Deep learning applied to agriculture


The climate is changing, there is less agricultural land, and consumer demands are shifting. All of this calls for innovation and greater efficiency in agriculture. The mushroom sector is at the forefront in this area, as can be seen at Verbruggen Paddestoelen. They recently carried out an exploratory study into the possibilities of machine learning for sorting and packing products in collaboration with Arnhem engineering firm QING.

Verbruggen Paddestoelen uses residual flows from agriculture as raw materials, and cultivation takes place in climate cells. This so-called vertical farming makes efficient use of the available space and creates more control over the conditions, so less land and water is needed. 

Popular as meat substitute

The company from Erp is currently focused on oyster mushrooms, which are becoming increasingly popular as a meat substitute due to their firm and meaty structure. Harvesting, packing and sorting oyster mushrooms still involves a lot of manual labour and finding suitable personnel keeps becoming more difficult.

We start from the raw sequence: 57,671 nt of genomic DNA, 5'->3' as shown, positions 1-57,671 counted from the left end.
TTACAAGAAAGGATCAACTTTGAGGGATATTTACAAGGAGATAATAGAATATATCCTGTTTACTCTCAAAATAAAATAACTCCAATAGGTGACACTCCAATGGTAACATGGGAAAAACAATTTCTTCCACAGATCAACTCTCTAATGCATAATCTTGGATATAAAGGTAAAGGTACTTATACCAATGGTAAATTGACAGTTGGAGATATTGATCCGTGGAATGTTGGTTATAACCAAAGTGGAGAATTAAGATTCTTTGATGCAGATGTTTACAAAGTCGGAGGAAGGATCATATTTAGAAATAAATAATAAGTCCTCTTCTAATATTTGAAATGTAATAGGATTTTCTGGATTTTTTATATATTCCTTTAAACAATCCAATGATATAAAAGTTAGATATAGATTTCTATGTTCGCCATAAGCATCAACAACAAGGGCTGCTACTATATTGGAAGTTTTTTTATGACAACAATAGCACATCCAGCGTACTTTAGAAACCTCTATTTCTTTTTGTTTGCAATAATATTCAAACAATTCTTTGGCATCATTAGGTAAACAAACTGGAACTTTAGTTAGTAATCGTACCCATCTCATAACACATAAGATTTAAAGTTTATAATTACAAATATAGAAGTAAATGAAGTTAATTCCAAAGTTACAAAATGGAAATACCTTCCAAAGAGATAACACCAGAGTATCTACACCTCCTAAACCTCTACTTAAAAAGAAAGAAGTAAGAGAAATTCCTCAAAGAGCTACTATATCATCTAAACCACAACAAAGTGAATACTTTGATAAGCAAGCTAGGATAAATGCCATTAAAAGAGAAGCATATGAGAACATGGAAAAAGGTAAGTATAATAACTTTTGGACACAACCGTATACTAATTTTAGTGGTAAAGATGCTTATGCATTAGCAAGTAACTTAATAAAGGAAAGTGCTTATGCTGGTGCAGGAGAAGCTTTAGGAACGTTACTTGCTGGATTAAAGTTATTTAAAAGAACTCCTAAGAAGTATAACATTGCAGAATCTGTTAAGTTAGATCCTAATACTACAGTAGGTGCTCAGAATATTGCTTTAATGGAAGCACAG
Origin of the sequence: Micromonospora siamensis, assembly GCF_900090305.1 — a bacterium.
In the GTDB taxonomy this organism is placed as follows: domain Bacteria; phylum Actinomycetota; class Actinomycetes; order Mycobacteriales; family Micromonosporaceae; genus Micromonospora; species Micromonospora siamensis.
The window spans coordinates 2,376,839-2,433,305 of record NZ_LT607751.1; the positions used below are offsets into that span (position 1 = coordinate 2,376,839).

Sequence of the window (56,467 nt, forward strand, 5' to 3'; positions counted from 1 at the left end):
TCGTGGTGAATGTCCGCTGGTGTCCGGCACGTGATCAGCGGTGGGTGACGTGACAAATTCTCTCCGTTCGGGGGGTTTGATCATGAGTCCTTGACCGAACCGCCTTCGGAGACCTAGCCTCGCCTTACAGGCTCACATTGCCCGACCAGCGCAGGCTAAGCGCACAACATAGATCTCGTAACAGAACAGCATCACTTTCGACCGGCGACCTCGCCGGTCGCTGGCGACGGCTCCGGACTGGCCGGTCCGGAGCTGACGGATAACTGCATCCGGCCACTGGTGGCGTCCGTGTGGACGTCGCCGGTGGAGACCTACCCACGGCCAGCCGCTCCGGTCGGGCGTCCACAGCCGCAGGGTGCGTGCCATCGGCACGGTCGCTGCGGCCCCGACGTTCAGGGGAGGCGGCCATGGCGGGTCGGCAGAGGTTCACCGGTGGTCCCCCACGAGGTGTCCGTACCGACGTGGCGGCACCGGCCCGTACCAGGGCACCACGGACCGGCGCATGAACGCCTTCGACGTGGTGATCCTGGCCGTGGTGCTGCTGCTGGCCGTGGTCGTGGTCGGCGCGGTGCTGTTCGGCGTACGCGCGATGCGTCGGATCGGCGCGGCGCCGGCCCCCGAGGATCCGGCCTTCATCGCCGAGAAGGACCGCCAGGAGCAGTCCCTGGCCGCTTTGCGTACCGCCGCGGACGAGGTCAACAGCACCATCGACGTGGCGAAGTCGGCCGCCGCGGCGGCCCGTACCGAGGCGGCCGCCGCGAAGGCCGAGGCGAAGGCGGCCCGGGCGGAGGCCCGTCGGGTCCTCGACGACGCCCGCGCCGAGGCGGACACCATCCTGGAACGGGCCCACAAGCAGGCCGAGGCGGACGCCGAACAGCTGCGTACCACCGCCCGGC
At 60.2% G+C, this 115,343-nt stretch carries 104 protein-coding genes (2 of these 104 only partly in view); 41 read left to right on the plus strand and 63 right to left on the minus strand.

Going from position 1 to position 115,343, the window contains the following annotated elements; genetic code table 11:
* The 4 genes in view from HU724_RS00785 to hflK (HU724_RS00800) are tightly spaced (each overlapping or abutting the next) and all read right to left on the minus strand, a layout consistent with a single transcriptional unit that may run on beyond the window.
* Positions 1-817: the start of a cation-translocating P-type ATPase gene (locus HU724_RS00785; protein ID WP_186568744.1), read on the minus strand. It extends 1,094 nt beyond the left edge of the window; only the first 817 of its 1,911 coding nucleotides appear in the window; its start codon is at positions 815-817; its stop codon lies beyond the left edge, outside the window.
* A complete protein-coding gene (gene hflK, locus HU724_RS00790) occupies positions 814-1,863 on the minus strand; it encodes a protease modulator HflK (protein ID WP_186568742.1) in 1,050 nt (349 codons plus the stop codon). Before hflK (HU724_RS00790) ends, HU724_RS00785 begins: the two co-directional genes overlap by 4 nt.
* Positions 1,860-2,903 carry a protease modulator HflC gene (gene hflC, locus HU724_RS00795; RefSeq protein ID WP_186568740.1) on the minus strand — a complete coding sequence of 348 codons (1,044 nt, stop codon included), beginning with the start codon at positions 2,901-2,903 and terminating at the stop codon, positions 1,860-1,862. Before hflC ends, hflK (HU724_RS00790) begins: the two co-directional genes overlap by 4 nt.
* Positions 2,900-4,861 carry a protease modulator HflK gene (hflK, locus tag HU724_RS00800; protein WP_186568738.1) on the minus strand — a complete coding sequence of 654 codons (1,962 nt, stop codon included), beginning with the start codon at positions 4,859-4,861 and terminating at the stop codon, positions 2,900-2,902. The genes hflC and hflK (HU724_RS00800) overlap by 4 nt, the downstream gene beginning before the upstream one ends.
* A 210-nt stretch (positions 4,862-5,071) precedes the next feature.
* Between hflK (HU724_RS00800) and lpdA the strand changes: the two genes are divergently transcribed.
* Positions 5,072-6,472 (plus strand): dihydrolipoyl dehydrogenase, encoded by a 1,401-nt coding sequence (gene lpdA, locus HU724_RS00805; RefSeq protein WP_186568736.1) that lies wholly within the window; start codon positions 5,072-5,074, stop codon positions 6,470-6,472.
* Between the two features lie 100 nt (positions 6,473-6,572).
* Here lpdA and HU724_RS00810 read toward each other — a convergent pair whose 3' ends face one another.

The company is looking for automation opportunities to meet the increasing demand, starting with the sorting and packing process. According to the high-tech engineering firm on its website, the oyster mushroom grower has entered into a collaboration with QING to this end. Together, they investigated whether it is possible to analyse the oyster mushrooms with image processing reliably. 

Automated packing machine

This research provided the two parties with important insights into applying conventional image processing and deep learning to extract more value from the mushrooms. The study also provided insight into how significant the investment for an automatic packing machine would be. Verbruggen still has to decide how they are going to roll out this innovation. 

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